Nate and Molly’s Kitchen: Sinks, and Floors, and Lighting, oh-my!

2010 03 09 Image 01The kitchen sink was in really poor shape. Molly and I discussed the possibility of finding a replacement that was in better shape, but we both felt it would be too disruptive to the historic tile to attempt to replace the sink. Instead, Nate and Molly opted to have their sink refinished by Stanley Tub. The sink lost it’s dull, stained, worn appearance and once again looks bright white. Molly understands that this finish is not as tough as the original porcelain, it is more like an auto body paint and may need to be touched up or even redone in time. When using a refinished sink, it’s important to use a sink mat or kitchen towel to put dishes on when you sit them in the sink, and use Bon Ami Cleanser, never an abrasive cleanser or Brillo pad to clean the sink.

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Nate and Molly’s Kitchen: In the Beginning… 1920’s meets 1970’s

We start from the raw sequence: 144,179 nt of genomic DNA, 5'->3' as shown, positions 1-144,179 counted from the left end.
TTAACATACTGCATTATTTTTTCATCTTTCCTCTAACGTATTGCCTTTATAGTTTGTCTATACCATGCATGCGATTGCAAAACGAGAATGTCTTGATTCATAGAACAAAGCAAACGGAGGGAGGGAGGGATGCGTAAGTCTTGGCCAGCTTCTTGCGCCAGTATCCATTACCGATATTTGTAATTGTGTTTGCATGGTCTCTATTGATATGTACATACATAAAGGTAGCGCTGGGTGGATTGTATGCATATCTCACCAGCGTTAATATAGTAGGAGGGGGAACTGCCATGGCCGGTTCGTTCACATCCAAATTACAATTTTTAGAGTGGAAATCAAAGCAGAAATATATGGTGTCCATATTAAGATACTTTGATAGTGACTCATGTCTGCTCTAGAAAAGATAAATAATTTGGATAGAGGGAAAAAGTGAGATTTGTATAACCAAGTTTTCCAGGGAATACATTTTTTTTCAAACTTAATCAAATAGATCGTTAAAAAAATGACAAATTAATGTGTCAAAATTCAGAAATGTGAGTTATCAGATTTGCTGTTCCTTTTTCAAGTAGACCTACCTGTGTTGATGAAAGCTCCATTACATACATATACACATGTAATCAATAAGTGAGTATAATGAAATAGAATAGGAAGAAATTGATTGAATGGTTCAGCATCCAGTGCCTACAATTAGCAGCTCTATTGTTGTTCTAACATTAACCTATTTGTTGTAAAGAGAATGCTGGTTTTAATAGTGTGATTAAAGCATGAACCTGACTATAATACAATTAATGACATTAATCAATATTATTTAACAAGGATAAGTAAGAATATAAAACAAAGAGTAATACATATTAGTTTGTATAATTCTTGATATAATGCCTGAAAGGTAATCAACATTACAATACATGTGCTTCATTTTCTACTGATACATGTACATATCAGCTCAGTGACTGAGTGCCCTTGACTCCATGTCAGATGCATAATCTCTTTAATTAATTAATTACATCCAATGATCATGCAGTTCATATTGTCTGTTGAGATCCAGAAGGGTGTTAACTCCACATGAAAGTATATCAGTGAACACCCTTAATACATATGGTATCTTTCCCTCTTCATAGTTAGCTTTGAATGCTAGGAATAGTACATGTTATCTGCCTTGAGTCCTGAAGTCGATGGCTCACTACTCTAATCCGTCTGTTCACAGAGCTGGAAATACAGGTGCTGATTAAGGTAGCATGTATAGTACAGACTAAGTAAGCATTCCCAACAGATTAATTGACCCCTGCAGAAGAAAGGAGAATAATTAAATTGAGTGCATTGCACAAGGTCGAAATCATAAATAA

2010 02 11 Image 01Nate and Molly have a wonderful 1905 home. They consider themselves stewards of this wonderful historic resource, and wish to honor the interesting story that this home has to tell. Initially, they did not know what their options were other than what is so commonly heard throughout the media…. which is “rip it all out to the studs and put in the latest kitchen style… Make it personal to you!” This approach to kitchens runs counter to the preservation ethic of conserving historic building fabric (50 years or older). It creates a state of “cognitive dissonance” with the rest of a historic building, unnecessarily puts huge amounts of building materials in the waste stream, and costs homeowners tens of thousands of dollars unnecessarily. Historic kitchens can be repaired with creative solutions and made to contend with contemporary demands.

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